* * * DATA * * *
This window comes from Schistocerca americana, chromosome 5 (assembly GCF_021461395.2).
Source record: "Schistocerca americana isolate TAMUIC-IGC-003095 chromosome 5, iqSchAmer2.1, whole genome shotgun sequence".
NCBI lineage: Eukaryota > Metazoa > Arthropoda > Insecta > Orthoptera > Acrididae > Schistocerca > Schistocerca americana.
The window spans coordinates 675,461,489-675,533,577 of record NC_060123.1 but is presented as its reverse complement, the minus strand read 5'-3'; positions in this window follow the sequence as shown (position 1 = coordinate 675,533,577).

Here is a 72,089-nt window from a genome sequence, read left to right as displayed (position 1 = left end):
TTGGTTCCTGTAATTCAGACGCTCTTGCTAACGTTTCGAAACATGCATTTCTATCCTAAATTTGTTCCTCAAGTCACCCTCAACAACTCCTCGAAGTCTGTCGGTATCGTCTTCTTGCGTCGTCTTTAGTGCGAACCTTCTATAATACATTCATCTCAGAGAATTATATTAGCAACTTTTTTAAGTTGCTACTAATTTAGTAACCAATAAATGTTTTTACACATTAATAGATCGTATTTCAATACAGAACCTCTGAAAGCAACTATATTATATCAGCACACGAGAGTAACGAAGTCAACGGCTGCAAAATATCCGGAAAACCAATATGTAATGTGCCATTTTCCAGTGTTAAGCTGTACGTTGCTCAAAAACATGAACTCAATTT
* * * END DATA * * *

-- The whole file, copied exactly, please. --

This window comes from Schistocerca americana, chromosome 5 (assembly GCF_021461395.2).
Source record: "Schistocerca americana isolate TAMUIC-IGC-003095 chromosome 5, iqSchAmer2.1, whole genome shotgun sequence".
NCBI lineage: Eukaryota > Metazoa > Arthropoda > Insecta > Orthoptera > Acrididae > Schistocerca > Schistocerca americana.
The window spans coordinates 675,461,489-675,533,577 of record NC_060123.1 but is presented as its reverse complement, the minus strand read 5'-3'; positions in this window follow the sequence as shown (position 1 = coordinate 675,533,577).

Here is a 72,089-nt window from a genome sequence, read left to right as displayed (position 1 = left end):
TTGGTTCCTGTAATTCAGACGCTCTTGCTAACGTTTCGAAACATGCATTTCTATCCTAAATTTGTTCCTCAAGTCACCCTCAACAACTCCTCGAAGTCTGTCGGTATCGTCTTCTTGCGTCGTCTTTAGTGCGAACCTTCTATAATACATTCATCTCAGAGAATTATATTAGCAACTTTTTTAAGTTGCTACTAATTTAGTAACCAATAAATGTTTTTACACATTAATAGATCGTATTTCAATACAGAACCTCTGAAAGCAACTATATTATATCAGCACACGAGAGTAACGAAGTCAACGGCTGCAAAATATCCGGAAAACCAATATGTAATGTGCCATTTTCCAGTGTTAAGCTGTACGTTGCTCAAAAACATGAACTCAATTT